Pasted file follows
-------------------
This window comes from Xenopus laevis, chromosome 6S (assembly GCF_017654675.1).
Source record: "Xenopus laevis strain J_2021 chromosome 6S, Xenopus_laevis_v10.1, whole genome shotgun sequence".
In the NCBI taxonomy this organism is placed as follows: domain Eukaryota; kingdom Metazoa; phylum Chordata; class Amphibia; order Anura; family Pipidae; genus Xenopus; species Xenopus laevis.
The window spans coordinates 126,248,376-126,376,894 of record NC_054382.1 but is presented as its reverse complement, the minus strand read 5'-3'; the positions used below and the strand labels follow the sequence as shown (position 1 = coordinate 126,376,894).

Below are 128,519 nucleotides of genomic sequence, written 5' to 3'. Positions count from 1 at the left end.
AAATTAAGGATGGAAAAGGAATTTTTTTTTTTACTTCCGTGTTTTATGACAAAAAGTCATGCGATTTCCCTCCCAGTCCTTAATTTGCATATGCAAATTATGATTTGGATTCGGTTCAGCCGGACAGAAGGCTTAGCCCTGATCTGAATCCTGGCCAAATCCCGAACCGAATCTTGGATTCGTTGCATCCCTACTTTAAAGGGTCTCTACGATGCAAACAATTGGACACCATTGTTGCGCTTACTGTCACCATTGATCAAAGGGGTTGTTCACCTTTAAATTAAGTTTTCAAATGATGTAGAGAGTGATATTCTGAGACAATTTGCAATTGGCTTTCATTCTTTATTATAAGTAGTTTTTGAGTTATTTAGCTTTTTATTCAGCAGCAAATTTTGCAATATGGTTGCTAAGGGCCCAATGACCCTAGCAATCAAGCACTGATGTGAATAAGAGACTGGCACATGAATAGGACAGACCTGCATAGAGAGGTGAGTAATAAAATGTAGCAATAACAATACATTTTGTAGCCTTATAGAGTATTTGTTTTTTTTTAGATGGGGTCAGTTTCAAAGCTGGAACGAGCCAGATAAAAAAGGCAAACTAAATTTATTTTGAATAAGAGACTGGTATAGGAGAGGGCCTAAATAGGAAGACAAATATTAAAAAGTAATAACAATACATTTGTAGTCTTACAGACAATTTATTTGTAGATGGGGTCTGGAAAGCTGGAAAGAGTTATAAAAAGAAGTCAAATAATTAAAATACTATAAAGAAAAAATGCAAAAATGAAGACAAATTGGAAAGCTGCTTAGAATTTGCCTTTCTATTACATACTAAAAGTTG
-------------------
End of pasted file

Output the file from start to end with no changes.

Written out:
This window comes from Xenopus laevis, chromosome 6S (assembly GCF_017654675.1).
Source record: "Xenopus laevis strain J_2021 chromosome 6S, Xenopus_laevis_v10.1, whole genome shotgun sequence".
In the NCBI taxonomy this organism is placed as follows: domain Eukaryota; kingdom Metazoa; phylum Chordata; class Amphibia; order Anura; family Pipidae; genus Xenopus; species Xenopus laevis.
The window spans coordinates 126,248,376-126,376,894 of record NC_054382.1 but is presented as its reverse complement, the minus strand read 5'-3'; the positions used below and the strand labels follow the sequence as shown (position 1 = coordinate 126,376,894).

Below are 128,519 nucleotides of genomic sequence, written 5' to 3'. Positions count from 1 at the left end.
AAATTAAGGATGGAAAAGGAATTTTTTTTTTTACTTCCGTGTTTTATGACAAAAAGTCATGCGATTTCCCTCCCAGTCCTTAATTTGCATATGCAAATTATGATTTGGATTCGGTTCAGCCGGACAGAAGGCTTAGCCCTGATCTGAATCCTGGCCAAATCCCGAACCGAATCTTGGATTCGTTGCATCCCTACTTTAAAGGGTCTCTACGATGCAAACAATTGGACACCATTGTTGCGCTTACTGTCACCATTGATCAAAGGGGTTGTTCACCTTTAAATTAAGTTTTCAAATGATGTAGAGAGTGATATTCTGAGACAATTTGCAATTGGCTTTCATTCTTTATTATAAGTAGTTTTTGAGTTATTTAGCTTTTTATTCAGCAGCAAATTTTGCAATATGGTTGCTAAGGGCCCAATGACCCTAGCAATCAAGCACTGATGTGAATAAGAGACTGGCACATGAATAGGACAGACCTGCATAGAGAGGTGAGTAATAAAATGTAGCAATAACAATACATTTTGTAGCCTTATAGAGTATTTGTTTTTTTTTAGATGGGGTCAGTTTCAAAGCTGGAACGAGCCAGATAAAAAAGGCAAACTAAATTTATTTTGAATAAGAGACTGGTATAGGAGAGGGCCTAAATAGGAAGACAAATATTAAAAAGTAATAACAATACATTTGTAGTCTTACAGACAATTTATTTGTAGATGGGGTCTGGAAAGCTGGAAAGAGTTATAAAAAGAAGTCAAATAATTAAAATACTATAAAGAAAAAATGCAAAAATGAAGACAAATTGGAAAGCTGCTTAGAATTTGCCTTTCTATTACATACTAAAAGTTG